The HIV virus can take refuge in the brain even when treated with antiretroviral therapies, only to later infect other organs in the body if that treatment is stopped, a new study in mice and human tissue suggests.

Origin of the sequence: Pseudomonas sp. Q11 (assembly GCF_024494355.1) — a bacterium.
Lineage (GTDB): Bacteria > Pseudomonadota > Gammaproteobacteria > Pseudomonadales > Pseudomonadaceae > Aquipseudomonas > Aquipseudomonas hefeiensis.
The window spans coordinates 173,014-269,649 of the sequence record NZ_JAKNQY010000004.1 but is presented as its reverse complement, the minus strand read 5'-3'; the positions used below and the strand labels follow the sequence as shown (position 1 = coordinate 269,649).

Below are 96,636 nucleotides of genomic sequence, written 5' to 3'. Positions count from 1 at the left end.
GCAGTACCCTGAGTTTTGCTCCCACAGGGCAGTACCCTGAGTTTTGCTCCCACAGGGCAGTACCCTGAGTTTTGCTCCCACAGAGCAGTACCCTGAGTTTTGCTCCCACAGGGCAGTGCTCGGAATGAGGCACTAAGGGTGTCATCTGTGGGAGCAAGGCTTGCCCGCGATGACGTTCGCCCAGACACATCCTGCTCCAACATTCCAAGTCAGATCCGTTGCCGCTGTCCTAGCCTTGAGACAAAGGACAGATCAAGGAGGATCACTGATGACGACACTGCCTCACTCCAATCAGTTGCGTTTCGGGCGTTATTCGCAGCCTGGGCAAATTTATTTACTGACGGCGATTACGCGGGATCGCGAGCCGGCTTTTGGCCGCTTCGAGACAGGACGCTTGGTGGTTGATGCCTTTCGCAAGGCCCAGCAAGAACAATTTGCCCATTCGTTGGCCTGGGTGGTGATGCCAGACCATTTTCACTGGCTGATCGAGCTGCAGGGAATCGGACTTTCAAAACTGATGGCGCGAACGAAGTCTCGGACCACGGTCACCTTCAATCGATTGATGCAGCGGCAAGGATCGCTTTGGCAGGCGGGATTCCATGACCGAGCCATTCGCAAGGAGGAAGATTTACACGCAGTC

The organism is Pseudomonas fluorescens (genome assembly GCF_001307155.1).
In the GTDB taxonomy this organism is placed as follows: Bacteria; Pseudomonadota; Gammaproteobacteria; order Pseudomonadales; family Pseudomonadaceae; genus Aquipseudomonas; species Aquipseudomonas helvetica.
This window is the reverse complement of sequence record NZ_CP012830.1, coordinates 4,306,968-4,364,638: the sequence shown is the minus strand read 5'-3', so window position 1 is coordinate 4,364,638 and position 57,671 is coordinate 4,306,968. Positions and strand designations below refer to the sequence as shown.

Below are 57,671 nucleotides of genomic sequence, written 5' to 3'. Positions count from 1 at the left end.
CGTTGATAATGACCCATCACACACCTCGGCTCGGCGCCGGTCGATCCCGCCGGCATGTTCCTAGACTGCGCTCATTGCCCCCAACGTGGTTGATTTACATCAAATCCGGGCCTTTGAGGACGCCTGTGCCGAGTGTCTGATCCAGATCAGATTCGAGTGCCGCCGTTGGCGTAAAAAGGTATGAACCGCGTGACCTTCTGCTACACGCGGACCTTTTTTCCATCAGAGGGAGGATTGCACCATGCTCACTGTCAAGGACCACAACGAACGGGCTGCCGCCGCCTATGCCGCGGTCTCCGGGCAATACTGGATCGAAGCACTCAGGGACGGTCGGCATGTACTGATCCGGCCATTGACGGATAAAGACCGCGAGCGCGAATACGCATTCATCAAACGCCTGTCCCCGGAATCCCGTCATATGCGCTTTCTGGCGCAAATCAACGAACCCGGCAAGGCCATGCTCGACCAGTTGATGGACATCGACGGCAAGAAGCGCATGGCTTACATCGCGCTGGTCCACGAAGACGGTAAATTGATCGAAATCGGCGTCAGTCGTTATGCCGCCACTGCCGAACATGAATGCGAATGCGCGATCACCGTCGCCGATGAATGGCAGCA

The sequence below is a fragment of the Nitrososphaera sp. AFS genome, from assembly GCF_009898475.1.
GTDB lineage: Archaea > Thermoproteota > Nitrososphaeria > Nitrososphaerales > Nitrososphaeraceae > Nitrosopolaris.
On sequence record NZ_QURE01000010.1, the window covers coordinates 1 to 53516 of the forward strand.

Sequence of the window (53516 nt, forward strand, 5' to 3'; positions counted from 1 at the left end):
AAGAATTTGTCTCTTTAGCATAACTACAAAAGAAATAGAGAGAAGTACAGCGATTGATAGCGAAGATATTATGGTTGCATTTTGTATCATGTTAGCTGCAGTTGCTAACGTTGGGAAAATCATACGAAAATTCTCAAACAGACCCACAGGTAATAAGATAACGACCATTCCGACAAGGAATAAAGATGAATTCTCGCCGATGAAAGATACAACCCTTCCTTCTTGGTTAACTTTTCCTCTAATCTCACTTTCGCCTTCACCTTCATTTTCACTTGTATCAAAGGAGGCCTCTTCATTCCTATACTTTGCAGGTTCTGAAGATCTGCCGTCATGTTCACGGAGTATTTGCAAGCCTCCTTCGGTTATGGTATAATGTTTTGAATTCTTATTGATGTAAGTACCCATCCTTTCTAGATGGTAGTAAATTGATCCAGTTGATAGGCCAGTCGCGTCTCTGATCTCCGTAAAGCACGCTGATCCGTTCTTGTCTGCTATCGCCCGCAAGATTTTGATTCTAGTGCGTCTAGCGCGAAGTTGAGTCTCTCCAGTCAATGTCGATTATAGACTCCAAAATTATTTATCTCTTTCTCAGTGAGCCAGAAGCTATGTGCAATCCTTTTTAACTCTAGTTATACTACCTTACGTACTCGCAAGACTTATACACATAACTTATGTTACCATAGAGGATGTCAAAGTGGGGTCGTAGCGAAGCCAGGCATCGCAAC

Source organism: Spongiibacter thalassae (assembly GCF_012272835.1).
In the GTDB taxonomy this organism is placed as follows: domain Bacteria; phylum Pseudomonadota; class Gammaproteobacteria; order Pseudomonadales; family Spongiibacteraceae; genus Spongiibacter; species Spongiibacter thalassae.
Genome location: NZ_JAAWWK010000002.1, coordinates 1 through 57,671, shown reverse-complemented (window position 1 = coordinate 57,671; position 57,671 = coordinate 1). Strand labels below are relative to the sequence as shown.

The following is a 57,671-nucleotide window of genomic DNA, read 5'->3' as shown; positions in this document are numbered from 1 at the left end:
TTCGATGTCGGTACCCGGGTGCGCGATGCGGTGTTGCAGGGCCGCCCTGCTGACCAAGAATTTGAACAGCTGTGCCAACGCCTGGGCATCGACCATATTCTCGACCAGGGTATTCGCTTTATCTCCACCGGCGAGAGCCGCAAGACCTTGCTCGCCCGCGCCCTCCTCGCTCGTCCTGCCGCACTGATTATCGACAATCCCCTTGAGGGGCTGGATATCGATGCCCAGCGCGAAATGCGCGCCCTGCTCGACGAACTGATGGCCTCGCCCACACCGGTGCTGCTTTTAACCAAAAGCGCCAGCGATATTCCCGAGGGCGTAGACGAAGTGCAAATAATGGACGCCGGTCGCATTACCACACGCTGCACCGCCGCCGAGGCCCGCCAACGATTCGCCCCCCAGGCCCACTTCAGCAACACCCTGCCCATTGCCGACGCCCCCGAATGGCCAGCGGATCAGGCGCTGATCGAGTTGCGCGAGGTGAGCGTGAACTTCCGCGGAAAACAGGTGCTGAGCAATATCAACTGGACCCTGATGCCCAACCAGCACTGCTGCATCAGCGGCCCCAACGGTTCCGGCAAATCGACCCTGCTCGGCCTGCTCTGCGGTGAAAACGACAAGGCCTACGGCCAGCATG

Untreated HIV, the virus that causes AIDS, cripples the immune system and leaves the body vulnerable to life-threatening illness. Combination antiretroviral therapy, or cART, can significantly lower concentrations of the virus in the body, to the point that the pathogen can become undetectable, symptoms largely disappear and the treated person is no longer infectious to others. But cART must be taken daily, and if treatment pauses, the virus may reemerge from hidden sanctuaries in the body. 



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